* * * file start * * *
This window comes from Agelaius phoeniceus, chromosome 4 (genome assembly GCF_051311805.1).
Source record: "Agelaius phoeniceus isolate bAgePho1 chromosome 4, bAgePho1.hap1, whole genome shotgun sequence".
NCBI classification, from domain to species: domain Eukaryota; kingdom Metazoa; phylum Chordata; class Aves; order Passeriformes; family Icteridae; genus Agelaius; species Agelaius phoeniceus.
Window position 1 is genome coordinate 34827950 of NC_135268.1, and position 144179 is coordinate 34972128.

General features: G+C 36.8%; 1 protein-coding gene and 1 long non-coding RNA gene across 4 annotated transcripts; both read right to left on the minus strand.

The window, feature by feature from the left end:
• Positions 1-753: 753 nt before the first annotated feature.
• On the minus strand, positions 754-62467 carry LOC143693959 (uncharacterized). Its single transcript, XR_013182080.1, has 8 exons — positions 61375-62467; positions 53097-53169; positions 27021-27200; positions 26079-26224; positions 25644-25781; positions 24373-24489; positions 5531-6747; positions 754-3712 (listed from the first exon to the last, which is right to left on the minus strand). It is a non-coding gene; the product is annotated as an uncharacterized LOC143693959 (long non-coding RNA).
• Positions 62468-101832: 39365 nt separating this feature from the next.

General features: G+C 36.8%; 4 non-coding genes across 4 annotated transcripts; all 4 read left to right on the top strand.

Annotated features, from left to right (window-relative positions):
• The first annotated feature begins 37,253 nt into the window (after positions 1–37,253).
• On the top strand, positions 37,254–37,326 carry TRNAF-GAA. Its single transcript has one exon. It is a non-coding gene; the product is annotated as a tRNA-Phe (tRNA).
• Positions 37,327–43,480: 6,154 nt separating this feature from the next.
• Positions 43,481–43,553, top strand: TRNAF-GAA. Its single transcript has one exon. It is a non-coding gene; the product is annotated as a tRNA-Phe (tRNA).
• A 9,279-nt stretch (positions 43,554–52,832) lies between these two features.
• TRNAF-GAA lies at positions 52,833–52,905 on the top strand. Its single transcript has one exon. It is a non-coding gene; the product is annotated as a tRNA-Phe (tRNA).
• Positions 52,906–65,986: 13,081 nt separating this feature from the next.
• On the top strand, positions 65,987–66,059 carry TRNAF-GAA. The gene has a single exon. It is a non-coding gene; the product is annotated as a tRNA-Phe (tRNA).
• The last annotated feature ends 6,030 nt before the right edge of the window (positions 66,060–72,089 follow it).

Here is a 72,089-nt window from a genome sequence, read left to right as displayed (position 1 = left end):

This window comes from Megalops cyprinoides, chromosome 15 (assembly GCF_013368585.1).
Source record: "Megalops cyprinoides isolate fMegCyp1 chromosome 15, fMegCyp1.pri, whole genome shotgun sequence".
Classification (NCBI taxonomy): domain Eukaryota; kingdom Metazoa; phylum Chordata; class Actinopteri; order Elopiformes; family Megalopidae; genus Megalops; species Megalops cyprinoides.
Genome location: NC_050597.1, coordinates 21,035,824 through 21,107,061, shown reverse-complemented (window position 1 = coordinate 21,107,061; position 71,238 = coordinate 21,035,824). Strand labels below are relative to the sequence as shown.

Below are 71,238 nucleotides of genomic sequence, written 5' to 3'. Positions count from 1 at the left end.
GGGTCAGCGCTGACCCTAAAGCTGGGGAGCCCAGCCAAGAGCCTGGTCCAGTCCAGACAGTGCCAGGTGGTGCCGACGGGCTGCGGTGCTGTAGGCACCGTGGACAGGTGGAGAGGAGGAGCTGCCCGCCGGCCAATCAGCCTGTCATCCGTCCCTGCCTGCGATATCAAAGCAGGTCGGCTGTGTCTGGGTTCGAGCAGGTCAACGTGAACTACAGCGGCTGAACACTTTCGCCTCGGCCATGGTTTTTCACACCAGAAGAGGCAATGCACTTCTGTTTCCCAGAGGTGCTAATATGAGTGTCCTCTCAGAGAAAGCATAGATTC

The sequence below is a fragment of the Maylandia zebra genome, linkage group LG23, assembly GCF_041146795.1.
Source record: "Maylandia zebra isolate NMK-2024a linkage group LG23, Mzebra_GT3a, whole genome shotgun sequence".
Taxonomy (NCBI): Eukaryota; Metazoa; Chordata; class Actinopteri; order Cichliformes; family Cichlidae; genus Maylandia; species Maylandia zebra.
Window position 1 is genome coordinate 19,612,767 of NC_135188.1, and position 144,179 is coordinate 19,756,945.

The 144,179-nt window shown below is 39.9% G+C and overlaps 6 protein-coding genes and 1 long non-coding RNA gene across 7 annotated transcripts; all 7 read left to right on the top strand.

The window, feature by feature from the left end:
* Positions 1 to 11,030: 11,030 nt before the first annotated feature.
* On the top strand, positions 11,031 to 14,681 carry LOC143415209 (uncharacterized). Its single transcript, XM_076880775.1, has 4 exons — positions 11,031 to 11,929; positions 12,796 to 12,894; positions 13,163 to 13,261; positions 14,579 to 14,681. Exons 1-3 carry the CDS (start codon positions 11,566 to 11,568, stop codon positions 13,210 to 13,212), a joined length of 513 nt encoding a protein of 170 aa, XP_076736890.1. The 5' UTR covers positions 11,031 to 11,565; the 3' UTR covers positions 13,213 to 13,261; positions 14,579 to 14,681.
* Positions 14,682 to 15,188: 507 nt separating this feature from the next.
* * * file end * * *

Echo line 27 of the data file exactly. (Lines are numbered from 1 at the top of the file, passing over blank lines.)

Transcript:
GGGTCAGCGCTGACCCTAAAGCTGGGGAGCCCAGCCAAGAGCCTGGTCCAGTCCAGACAGTGCCAGGTGGTGCCGACGGGCTGCGGTGCTGTAGGCACCGTGGACAGGTGGAGAGGAGGAGCTGCCCGCCGGCCAATCAGCCTGTCATCCGTCCCTGCCTGCGATATCAAAGCAGGTCGGCTGTGTCTGGGTTCGAGCAGGTCAACGTGAACTACAGCGGCTGAACACTTTCGCCTCGGCCATGGTTTTTCACACCAGAAGAGGCAATGCACTTCTGTTTCCCAGAGGTGCTAATATGAGTGTCCTCTCAGAGAAAGCATAGATTC